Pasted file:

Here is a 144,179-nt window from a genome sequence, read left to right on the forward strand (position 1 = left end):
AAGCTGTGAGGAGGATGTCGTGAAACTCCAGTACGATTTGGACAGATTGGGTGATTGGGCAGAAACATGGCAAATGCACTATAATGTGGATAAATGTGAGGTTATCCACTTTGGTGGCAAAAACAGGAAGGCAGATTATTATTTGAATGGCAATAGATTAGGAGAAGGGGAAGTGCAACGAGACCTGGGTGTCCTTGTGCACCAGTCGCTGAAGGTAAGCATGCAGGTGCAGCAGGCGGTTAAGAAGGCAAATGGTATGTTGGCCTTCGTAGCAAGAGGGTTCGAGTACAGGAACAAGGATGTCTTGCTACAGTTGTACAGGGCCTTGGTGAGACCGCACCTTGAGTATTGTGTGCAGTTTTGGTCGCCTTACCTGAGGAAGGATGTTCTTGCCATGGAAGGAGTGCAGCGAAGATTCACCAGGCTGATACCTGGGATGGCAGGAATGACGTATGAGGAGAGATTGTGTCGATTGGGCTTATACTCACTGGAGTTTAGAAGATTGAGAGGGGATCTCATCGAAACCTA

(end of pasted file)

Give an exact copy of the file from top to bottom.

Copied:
Here is a 144,179-nt window from a genome sequence, read left to right on the forward strand (position 1 = left end):
AAGCTGTGAGGAGGATGTCGTGAAACTCCAGTACGATTTGGACAGATTGGGTGATTGGGCAGAAACATGGCAAATGCACTATAATGTGGATAAATGTGAGGTTATCCACTTTGGTGGCAAAAACAGGAAGGCAGATTATTATTTGAATGGCAATAGATTAGGAGAAGGGGAAGTGCAACGAGACCTGGGTGTCCTTGTGCACCAGTCGCTGAAGGTAAGCATGCAGGTGCAGCAGGCGGTTAAGAAGGCAAATGGTATGTTGGCCTTCGTAGCAAGAGGGTTCGAGTACAGGAACAAGGATGTCTTGCTACAGTTGTACAGGGCCTTGGTGAGACCGCACCTTGAGTATTGTGTGCAGTTTTGGTCGCCTTACCTGAGGAAGGATGTTCTTGCCATGGAAGGAGTGCAGCGAAGATTCACCAGGCTGATACCTGGGATGGCAGGAATGACGTATGAGGAGAGATTGTGTCGATTGGGCTTATACTCACTGGAGTTTAGAAGATTGAGAGGGGATCTCATCGAAACCTA